Plant invaders, global change and landscape restoration

African Journal of Range & Forage Science
By:  and 



Modifications in land uses, technology, transportation and biogeochemical cycles currently influence the spread of organisms by reducing the barriers that once restricted their movements. We provide an overview of the spatial and temporal extent for agents of environmental change (land and disturbance transformations, biogeochemical modifications, biotic additions and losses) and highlight those that strongly influence rangeland ecosystems. Restoration may provide a mechanism for ameliorating the impacts of invasive species, but applications of restoration practices over large scales, e.g. ecoregions, will yield benefits earlier when the landscape is prioritised by criteria that identify locations where critical restoration species can grow and where success will be high. We used the Great Basin, USA as our region of interest where the invasive annual grass, cheatgrass (Bromus tectorum), dominates millions of hectares. A landscape-level restoration model for sagebrush (Artemisia tridentata ssp. tridentata and ssp. wyomingensis) was developed to meet the goal of establishing priority habitat for wildlife. This approach could be used in long-range planning of rangeland ecosystems where funds and labour for restoration projects may vary annually. Copyright ?? NISC Pty Ltd.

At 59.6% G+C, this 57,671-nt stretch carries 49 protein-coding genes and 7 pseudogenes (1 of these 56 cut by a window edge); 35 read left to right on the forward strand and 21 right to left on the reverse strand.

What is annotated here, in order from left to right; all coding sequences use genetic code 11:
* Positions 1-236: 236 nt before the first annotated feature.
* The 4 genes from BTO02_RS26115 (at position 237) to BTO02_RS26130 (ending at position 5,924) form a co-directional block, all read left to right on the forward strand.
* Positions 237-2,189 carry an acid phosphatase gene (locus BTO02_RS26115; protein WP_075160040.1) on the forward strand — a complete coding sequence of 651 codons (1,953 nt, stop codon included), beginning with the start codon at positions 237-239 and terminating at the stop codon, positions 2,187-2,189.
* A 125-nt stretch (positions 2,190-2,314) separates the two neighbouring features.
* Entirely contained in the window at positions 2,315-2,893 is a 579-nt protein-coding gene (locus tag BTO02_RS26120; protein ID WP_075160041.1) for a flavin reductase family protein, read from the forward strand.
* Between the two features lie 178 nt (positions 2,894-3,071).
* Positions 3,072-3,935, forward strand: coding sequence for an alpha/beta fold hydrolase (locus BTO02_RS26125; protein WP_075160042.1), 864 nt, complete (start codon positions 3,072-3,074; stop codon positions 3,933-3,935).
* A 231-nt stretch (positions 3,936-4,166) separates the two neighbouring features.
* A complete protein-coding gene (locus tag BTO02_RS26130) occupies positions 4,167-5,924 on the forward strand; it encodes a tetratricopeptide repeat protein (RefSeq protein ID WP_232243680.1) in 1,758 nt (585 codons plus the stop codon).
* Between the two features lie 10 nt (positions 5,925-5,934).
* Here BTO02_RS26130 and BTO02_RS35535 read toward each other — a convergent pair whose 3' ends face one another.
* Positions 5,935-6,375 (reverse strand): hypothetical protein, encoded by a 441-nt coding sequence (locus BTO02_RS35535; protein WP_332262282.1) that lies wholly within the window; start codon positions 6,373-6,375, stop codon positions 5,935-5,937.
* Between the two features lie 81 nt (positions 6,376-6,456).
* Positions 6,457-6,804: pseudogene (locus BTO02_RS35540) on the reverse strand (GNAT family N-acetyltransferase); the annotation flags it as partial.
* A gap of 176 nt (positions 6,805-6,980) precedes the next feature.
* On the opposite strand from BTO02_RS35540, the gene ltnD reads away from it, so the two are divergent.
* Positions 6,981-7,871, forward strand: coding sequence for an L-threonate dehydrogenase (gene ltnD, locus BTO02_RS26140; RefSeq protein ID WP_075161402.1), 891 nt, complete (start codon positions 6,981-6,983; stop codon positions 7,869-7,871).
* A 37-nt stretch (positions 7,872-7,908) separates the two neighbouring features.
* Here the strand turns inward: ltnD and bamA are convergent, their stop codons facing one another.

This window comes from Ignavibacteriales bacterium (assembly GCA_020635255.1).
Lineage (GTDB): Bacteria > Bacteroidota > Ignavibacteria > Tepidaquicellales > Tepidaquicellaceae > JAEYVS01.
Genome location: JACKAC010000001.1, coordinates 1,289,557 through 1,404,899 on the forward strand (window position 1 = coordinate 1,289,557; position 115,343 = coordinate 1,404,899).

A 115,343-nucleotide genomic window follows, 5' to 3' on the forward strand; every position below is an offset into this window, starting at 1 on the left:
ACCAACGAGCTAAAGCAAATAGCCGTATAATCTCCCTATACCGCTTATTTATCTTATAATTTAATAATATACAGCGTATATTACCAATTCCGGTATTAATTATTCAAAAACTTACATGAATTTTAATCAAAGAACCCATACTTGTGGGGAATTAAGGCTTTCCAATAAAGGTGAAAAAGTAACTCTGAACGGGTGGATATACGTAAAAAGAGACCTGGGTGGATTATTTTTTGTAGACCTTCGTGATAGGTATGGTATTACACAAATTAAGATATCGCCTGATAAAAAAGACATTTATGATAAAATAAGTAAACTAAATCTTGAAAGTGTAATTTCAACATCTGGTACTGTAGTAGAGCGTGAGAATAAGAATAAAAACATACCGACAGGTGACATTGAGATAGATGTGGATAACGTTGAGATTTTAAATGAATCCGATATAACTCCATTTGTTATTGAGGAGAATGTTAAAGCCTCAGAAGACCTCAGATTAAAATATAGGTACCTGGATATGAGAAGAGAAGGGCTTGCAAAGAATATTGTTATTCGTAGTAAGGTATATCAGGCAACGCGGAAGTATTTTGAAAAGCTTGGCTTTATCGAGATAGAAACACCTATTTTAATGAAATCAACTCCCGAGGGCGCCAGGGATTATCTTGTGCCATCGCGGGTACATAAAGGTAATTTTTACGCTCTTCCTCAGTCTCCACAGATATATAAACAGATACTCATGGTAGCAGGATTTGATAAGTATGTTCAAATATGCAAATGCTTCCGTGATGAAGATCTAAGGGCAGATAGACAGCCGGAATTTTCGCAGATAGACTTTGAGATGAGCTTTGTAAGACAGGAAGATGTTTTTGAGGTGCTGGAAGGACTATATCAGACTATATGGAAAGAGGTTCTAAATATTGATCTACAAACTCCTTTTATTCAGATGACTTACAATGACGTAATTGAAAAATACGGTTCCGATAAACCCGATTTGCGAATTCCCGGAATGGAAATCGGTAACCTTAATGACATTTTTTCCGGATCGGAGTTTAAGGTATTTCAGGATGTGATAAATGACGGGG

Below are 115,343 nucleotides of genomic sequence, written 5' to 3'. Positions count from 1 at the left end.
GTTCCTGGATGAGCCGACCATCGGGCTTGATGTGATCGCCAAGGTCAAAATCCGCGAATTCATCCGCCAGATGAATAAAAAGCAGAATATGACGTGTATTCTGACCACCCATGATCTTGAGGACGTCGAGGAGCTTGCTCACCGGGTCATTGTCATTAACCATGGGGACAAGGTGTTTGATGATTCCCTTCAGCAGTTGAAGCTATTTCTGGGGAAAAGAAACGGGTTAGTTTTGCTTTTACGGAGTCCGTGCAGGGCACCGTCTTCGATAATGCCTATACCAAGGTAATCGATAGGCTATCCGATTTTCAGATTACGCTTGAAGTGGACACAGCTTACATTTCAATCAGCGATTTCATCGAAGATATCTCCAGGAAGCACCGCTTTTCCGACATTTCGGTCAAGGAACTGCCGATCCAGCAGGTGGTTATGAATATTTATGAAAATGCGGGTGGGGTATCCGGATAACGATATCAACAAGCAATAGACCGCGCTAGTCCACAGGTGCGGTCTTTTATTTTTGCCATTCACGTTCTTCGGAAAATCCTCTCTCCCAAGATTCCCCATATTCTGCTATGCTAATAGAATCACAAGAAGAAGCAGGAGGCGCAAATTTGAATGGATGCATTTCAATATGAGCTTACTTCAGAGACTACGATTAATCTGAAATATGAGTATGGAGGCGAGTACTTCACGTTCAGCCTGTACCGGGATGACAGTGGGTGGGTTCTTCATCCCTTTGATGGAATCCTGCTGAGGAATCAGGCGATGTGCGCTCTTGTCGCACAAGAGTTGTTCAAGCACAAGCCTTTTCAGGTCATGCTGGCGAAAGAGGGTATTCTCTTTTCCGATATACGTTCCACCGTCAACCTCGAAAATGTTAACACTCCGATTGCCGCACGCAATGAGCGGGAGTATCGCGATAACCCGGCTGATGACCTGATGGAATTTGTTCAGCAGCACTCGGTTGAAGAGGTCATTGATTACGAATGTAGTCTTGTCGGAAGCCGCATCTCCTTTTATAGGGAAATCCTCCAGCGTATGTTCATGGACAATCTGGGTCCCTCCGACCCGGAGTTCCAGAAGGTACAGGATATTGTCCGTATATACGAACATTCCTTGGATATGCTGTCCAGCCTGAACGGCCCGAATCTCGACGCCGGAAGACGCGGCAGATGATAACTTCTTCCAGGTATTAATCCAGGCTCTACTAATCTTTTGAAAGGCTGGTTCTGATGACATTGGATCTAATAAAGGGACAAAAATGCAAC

Publication type Article
Publication Subtype Journal Article
Title Plant invaders, global change and landscape restoration
Series title African Journal of Range & Forage Science
DOI 10.2989/10220110509485864
Volume 22
Issue 2
Year Published 2005
Language English
Publisher Taylor & Francis
Contributing office(s) Forest and Rangeland Ecosystem Science Center
Description 9 p.
First page 75
Last page 83
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